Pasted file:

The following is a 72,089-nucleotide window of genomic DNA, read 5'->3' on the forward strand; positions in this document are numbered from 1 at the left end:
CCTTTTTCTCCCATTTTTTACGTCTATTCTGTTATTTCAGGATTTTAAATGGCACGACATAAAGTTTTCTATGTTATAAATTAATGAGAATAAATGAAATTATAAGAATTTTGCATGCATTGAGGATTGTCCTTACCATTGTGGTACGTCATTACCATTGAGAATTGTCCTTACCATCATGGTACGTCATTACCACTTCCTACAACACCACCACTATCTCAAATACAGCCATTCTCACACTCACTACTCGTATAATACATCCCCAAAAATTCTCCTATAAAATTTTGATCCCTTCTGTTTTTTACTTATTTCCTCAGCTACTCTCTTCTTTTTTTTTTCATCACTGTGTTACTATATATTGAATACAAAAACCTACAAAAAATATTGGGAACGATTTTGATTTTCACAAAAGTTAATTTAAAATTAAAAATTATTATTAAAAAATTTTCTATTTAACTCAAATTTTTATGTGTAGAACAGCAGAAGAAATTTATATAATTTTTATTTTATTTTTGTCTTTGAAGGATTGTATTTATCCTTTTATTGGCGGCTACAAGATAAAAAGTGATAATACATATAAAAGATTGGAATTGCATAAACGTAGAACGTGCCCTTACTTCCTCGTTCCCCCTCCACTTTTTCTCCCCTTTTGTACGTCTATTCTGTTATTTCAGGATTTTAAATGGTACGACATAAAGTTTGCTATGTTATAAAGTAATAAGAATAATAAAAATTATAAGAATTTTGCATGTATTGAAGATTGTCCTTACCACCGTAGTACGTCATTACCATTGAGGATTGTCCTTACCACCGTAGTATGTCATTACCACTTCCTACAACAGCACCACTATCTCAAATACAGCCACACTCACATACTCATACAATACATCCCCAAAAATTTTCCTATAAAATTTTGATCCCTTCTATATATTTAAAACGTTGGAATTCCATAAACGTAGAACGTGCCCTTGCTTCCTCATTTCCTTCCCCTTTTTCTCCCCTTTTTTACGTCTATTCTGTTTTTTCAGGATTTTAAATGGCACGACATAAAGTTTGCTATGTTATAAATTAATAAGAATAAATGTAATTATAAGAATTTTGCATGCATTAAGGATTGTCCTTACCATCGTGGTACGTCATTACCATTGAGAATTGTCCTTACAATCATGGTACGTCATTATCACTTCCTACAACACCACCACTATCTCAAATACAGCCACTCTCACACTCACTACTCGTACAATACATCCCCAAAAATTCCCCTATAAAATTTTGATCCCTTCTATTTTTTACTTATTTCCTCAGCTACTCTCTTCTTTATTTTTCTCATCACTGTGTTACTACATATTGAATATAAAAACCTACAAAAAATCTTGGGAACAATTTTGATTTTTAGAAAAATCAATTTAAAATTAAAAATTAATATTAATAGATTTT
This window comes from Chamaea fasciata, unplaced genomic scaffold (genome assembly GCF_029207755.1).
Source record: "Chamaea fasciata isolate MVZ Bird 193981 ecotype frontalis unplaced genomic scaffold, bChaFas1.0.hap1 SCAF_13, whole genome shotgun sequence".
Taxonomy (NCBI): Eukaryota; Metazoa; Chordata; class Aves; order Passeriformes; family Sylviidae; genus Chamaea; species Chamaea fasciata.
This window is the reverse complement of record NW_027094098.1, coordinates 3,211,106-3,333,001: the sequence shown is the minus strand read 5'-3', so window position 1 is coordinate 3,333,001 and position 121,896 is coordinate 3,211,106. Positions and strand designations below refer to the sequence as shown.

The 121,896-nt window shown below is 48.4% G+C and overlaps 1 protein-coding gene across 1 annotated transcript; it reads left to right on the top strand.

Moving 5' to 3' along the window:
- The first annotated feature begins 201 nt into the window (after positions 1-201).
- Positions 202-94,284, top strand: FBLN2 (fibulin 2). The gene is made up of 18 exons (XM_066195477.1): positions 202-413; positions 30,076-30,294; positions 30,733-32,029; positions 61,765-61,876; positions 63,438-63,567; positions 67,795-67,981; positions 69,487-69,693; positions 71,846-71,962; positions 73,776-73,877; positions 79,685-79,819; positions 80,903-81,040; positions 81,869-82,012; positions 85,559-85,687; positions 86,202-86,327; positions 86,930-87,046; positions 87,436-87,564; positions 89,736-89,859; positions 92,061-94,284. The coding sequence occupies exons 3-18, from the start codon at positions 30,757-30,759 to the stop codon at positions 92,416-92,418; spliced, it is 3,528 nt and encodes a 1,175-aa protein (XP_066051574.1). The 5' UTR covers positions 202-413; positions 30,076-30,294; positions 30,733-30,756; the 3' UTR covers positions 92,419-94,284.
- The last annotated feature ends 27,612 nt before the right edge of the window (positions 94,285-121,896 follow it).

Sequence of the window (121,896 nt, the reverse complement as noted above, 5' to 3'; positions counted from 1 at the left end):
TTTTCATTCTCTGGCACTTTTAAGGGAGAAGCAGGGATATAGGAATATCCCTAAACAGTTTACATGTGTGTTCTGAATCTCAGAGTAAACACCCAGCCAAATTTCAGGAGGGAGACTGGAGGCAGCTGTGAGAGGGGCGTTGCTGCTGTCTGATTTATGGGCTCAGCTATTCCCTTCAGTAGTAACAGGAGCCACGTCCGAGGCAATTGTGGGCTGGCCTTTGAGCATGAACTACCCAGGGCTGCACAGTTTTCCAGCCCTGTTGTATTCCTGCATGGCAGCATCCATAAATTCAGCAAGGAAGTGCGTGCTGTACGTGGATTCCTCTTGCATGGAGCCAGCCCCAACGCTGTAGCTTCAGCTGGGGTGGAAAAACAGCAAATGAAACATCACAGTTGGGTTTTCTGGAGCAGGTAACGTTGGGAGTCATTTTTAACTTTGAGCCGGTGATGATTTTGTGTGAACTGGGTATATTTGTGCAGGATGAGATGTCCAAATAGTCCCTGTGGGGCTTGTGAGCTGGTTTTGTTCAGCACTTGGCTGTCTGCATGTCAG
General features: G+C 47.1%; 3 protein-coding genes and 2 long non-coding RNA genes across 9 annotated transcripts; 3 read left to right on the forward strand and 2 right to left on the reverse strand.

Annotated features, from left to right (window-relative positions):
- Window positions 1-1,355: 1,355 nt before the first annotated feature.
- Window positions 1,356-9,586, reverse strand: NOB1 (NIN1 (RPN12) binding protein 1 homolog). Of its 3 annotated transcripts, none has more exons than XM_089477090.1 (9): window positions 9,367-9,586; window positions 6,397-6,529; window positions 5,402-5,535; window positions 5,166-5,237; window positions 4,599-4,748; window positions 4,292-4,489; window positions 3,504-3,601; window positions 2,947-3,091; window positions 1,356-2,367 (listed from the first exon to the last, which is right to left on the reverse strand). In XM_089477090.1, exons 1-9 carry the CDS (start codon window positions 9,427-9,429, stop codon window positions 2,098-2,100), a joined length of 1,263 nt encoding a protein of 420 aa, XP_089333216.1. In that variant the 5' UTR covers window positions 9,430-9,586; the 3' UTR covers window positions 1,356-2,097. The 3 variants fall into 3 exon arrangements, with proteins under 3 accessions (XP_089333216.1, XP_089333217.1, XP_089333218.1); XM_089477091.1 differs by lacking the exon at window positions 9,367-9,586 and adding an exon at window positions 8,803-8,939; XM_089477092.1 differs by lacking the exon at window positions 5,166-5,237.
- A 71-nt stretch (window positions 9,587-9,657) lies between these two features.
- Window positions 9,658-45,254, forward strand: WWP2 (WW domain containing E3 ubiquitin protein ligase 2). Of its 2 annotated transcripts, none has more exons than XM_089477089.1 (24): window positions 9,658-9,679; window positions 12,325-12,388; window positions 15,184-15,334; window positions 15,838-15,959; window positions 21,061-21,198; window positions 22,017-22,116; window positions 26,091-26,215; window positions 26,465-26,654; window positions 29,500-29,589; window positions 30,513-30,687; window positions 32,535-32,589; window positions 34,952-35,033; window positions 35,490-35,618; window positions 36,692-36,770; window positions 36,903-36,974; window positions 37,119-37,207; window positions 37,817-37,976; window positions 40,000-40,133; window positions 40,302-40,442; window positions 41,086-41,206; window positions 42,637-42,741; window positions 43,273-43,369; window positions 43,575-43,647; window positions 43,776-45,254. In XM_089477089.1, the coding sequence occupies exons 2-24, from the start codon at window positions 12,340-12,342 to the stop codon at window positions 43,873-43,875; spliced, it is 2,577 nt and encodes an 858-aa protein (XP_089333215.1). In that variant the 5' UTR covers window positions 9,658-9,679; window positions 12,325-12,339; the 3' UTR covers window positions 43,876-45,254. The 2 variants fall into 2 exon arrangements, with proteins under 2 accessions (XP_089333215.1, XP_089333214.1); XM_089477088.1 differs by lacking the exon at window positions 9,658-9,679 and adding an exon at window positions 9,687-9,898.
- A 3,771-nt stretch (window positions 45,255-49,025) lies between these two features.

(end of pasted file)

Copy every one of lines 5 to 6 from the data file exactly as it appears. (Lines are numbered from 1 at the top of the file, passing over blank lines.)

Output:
Taxonomy (NCBI): Eukaryota; Metazoa; Chordata; class Aves; order Passeriformes; family Sylviidae; genus Chamaea; species Chamaea fasciata.
This window is the reverse complement of record NW_027094098.1, coordinates 3,211,106-3,333,001: the sequence shown is the minus strand read 5'-3', so window position 1 is coordinate 3,333,001 and position 121,896 is coordinate 3,211,106. Positions and strand designations below refer to the sequence as shown.